|Real name||Benny Lynch|
|Height||5 ft 4 in (1.63 m)|
|Reach||65 in (165 cm)|
2 August 1913|
Gorbals, Glasgow, Scotland
|Died||6 August 1946
|Wins by KO||34|
Benny Lynch (2 April 1913 – 6 August 1946 in Gorbals, Glasgow, Scotland) was a Scottish professional boxer who fought in the flyweight division. He is considered by some to be one of the finest boxers below the lightweight division in his era and often been described him as the greatest fighter that Scotland has ever produced. The Ring Magazine founder Nat Fleischer rated Lynch as the No. 5 flyweight of all-time while his publication placed him 63rd in its 2002 list of the "Best Fighters of the Last 80 Years". Like Fleischer, both Statistical boxing website BoxRec and the International Boxing Research Organization also rank Lynch as the 5th greatest flyweight ever. He was elected to the Ring Magazine hall of fame in 1986 and the International Boxing Hall of Fame in 1998.
Life and career
He was born in a tenement flat at 17 Florence Street in the Gorbals area of Glasgow and learned his fighting skills in the carnival booths that were popular in the West of Scotland during the Great Depression.
European flyweight champion
Lynch won the Scottish flyweight boxing title on 16 May 1934 with a 15 round decision over Jim Campbell in Glasgow. He then went on to win the British, European and world flyweight titles from Jackie Brown in an historic bout held in Manchester on 9 September 1935. The fight attracted enormous support from Glaswegians who travelled en masse to watch Lynch floor his opponent eight times before the bout was stopped in the second round.
World flyweight champion
There was dispute, on at least on one side of the Atlantic, as to who was the best flyweight boxer in the world. Lynch settled the matter when he out-pointed Filipino Small Montana in London in 1936 to established himself as the undisputed world flyweight boxing champion. From 1932–36, he lost just five fights; two of them were points losses to Jimmy Warnock a 'southpaw' from Northern Ireland, on 2 March 1936 in Belfast and again on 2 June 1937 in front of a home crowd in Glasgow. In 1937 he handed legendary English puncher Peter Kane his first loss by devastating knockout.
By 1938, Lynch's drinking lifestyle meant that he could no longer make the weight for the flyweight division. He forfeited his world flyweight title against American Jackie Jurich, when he weighed in at 118.5 lb (53.8 kg), half a pound over the bantamweight limit. Despite his weight problems, Lynch stopped Jurich in the 12th round.
Death and legacy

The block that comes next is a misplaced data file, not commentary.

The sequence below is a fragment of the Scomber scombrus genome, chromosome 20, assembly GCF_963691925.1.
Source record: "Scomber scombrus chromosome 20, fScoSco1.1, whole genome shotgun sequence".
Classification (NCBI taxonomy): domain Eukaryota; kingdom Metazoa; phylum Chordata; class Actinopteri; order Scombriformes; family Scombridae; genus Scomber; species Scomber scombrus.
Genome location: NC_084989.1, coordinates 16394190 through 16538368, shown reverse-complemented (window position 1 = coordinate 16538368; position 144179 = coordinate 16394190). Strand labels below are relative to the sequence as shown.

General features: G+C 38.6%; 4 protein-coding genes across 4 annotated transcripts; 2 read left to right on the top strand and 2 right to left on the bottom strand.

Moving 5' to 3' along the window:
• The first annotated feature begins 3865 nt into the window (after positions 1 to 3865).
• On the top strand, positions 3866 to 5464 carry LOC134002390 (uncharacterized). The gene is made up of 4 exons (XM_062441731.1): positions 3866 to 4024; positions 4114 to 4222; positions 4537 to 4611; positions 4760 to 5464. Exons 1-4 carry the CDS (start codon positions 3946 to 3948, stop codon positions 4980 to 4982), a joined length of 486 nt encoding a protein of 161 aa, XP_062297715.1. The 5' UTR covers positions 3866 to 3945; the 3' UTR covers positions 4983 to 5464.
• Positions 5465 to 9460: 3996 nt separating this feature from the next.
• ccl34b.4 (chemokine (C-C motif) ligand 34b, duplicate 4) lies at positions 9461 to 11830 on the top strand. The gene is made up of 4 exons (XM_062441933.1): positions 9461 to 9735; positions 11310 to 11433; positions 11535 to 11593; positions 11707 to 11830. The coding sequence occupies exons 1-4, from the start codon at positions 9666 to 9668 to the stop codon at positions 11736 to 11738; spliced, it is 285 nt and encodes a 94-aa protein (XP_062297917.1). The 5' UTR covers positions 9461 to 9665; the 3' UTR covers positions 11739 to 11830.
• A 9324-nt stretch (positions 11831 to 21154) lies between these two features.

On 26 August 1939 his boxing license was officially withheld due to an inability to the meet standards of the Boxing Board's fitness test. He would continue to battle with alcoholism for the rest of his life despite several attempts to treat the disease. Lynch died in 1946 of malnutrition induced respiratory failure, aged 33. He was buried at St. Kentigern's Cemetery, Glasgow, with some 2000 people attending the funeral.
He was featured on the cover of Scottish rock band Gun's second album, Gallus, in 1992. A documentary about the life of Benny Lynch, directed by John Mackenzie and narrated by Robert Carlyle, was made in 2003. The second track on the Scottish folk musician Norrie MacIver's début solo album is a biographical song about Lynch.
|Loss||Aurel Toma||KO||3 (10)||1938-10-03||National Sporting Club, Kensington, London|
|Win||Jackie Jurich||KO||12 (15)||1938-06-29||St Mirren Football Ground, Paisley|
|Draw||Peter Kane||PTS||12||1938-03-24||Anfield Stadium, Liverpool||Retained World Flyweight Title.|
|Win||Peter Kane||KO||13 (15)||1937-10-13||Shawfield Park, Glasgow||Retained World Flyweight Title.|
|Loss||Jimmy Warnock||PTS||15||1937-06-02||Celtic Park Stadium, Glasgow|
|Win||Small Montana||PTS||15||1937-01-19||Empire Pool, Wembley, London||Won World Flyweight Title.|
|Loss||Jimmy Warnock||PTS||12||1936-03-11||King's Hall, Belfast|
|Win||Jackie Brown||RTD||2 (15)||1935-09-09||Kings Hall, Manchester, Lancashire|
|Draw||Jackie Brown||PTS||12||1935-03-04||Kelvin Hall, Glasgow|
|Win||Bert Kirby||PTS||12||1933-10-29||Palais de Danse, West Bromwich, West Midlands|
- Cyber Boxing Encyclopedia – Benny Lynch CyberBoxingZone.com
- The 80 Best Fighters of the Last 80 Years. BoxRec.com. Retrieved on 11 April 2014.
- All-Time Flyweight Rankings. BoxRec.com. Retrieved on 11 April 2014.
- All-Time Flyweight Rankings IBROresearch.com Retrieved on 29 April 2014
- "Boxing legend of Glasgow's Benny Lynch (From Evening Times)". Eveningtimes.co.uk. Retrieved 2016-02-14.
- "Glasgow Punter: 21km Run Around the World of Benny Lynch, Glasgow". Glasgowpunter.blogspot.co.uk. 2013-05-20. Retrieved 2016-02-14.
- Friedrich Unterharnscheidt; Julia Taylor-Unterharnscheidt (14 October 2003). Boxing: medical aspects. Academic Press. p. 60. ISBN 978-0-12-709130-3. Retrieved 22 December 2011.
- "SecondsOut Boxing News – Fighter Bios – Benny Lynch – Former world flyweight champion". SecondsOut.com. Retrieved 24 May 2014.
- "A Sporting Nation – Benny Lynch crowned world champion 1935". BBC. 12 April 1913. Retrieved 24 May 2014.
- "The Sorrow and the Pity: Benny Lynch". Boxing.com. Retrieved 24 May 2014.
- "Boxing legend of Glasgow's Benny Lynch". Evening Times. Retrieved 24 May 2014.
- Benny Lynch's Professional Boxing Record. BoxRec.com. Retrieved on 18 May 2014.
- Benny: The Life and Times of a Fighting Legend – by John Burrowes ISBN 978-1-84018-661-1
Title last held byFidel LaBarba
|World Flyweightweight Champion
19 January 1937 – 29 June 1938
Title next held byPeter Kane
|The Ring Flyweight Champion
19 January 1937 – 29 June 1938